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St. Mary's students look to add marginalized voices to conversations about rape culture

SOUTH BEND, Ind. — St. Mary’s College is looking to open a dialogue on race and rape culture.

Folks on campus are having tough talks in the hopes it will inspire more marginalized voices to join in on the conversation.

Addressing the issue of sexual violence has been a big priority.

Every two years, the college to its students to determine the climate on the issue of sexual assault and harassment.

And as vocal as the women on campus are, a discussion the college hosted Tuesday looked to shine a light on the ones who go unheard.

“I hope that this is the beginning of something bigger here at St. Mary’s,” said student Victoria Ernsberger.

The guest speaker during Tuesday’s discussion spent years researching underrepresented voices throughout the civil rights era.

One name was recently publicized by media mogul Oprah Winfrey during a speech at the 2018 Golden Globes Ceremony.

“it was absolutely incredible,” said historian Danielle McGuire. “By telling Recy Taylor’s story, her message was really that it is marginalized women who remain the most vulnerable in our society.”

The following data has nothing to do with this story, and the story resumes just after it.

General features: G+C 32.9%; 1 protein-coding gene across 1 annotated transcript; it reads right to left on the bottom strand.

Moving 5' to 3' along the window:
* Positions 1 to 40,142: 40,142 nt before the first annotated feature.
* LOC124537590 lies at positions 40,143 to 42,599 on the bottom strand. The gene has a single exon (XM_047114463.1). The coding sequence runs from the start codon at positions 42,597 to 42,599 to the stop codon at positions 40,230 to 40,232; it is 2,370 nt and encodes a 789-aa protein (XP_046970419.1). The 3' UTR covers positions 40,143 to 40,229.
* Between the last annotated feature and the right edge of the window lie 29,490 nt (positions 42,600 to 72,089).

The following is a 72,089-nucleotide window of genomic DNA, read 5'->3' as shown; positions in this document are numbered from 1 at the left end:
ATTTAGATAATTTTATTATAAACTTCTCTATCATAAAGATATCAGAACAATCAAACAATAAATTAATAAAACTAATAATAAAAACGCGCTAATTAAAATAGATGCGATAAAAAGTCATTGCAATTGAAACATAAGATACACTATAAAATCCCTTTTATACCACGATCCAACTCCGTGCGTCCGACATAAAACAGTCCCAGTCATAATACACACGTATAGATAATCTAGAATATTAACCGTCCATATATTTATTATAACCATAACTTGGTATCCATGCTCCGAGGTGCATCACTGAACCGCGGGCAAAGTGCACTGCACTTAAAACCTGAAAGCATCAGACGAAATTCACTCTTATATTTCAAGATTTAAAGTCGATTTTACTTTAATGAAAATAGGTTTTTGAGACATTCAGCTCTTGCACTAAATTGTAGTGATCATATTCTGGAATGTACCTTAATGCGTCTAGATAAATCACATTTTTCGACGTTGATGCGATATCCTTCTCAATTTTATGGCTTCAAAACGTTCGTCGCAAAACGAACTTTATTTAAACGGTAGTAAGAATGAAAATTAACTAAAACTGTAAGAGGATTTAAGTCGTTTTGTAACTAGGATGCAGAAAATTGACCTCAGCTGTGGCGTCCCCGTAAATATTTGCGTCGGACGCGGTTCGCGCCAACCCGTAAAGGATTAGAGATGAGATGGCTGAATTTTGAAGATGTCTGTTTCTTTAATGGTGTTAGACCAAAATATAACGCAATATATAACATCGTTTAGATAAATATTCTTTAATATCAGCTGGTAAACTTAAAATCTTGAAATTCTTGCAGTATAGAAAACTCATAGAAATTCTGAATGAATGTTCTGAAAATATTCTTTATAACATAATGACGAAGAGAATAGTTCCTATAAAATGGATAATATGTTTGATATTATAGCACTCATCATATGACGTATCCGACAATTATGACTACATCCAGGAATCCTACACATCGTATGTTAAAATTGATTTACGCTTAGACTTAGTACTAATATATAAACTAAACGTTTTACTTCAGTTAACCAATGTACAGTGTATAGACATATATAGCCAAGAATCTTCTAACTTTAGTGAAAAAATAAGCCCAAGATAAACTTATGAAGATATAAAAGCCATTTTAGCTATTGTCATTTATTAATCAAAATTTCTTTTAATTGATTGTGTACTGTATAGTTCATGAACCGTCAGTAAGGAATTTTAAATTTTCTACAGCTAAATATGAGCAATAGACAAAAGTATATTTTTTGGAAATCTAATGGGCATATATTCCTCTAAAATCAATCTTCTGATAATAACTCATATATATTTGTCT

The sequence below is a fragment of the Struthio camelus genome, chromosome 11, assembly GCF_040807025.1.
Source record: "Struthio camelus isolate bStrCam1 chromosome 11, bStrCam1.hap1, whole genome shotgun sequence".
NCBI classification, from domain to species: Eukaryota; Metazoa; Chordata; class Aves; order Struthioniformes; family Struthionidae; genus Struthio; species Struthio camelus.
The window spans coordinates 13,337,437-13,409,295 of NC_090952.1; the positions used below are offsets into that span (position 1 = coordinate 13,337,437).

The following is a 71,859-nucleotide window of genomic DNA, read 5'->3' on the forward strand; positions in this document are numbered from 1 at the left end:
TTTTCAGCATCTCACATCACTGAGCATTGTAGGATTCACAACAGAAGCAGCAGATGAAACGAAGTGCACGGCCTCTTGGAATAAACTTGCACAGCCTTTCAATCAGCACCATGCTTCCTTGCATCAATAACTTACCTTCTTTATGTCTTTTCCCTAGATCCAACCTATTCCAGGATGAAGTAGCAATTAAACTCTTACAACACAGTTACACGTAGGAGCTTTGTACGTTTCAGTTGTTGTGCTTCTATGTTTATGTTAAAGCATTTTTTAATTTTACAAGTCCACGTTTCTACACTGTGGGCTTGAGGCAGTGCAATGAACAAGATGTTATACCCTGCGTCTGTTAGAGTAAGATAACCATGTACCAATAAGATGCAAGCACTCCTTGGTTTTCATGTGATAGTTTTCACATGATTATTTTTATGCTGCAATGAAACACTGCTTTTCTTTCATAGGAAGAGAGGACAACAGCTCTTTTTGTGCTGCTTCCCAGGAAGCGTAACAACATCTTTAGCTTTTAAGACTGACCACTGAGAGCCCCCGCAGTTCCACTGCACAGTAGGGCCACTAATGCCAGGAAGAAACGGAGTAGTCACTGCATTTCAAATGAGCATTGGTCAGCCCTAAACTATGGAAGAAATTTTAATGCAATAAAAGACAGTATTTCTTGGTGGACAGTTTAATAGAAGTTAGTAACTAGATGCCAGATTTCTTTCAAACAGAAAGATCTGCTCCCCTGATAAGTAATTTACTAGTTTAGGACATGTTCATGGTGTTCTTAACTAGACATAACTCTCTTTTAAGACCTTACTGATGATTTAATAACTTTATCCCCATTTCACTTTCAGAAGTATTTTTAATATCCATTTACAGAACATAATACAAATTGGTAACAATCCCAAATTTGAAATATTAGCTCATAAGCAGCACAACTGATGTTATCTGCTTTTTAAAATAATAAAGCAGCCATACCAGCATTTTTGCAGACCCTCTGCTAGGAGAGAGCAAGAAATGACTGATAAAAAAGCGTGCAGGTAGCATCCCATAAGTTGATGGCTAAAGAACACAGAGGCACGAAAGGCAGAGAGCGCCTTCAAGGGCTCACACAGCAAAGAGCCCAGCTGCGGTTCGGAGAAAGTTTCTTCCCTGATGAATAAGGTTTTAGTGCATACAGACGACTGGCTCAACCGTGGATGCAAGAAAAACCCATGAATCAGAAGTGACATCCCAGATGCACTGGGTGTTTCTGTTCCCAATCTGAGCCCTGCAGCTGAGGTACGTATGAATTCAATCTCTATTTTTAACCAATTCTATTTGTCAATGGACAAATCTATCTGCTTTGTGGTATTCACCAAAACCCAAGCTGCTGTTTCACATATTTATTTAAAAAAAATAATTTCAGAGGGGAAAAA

A nod from Winfrey might’ve introduced millions, including some in Michiana, to an unsung hero during the 1940s.

Taylor was gang-raped by six white men in Alabama in 1944 but never received justice.

Her tragedy parallels many stories today in the growing #metoo movement against sexual assault.

McGuire’s book, At the Dark End of the Street, addressed the marginalization of voices of color—like Taylor’s—in social movement.

 “Until they get the same kind of protection and attention that women in positions of privilege and power get then all of us, I think, are in danger,” said McGuire. “As a white woman I think it’s my job to make way for those stories and those spaces and to make sure they’re told.”

McGuire shared Taylor’s and other’s stories Tuesday evening at the college.

Students who attend the school say, the campus doesn’t shy away from these tough topics.

“St. Mary’s empowers us so much to give us a voice and really stand up for something that we know is wrong, that we feel really passionate about,” said Ernsberger.

But they also want to ensure all voices are included.

“I feel as though they have been speaking out for a long time and it’s just people are just starting to listen. I’m not sure what’s changed but I’m glad it has because everybody’s story is important,” said student Katie Piscione.

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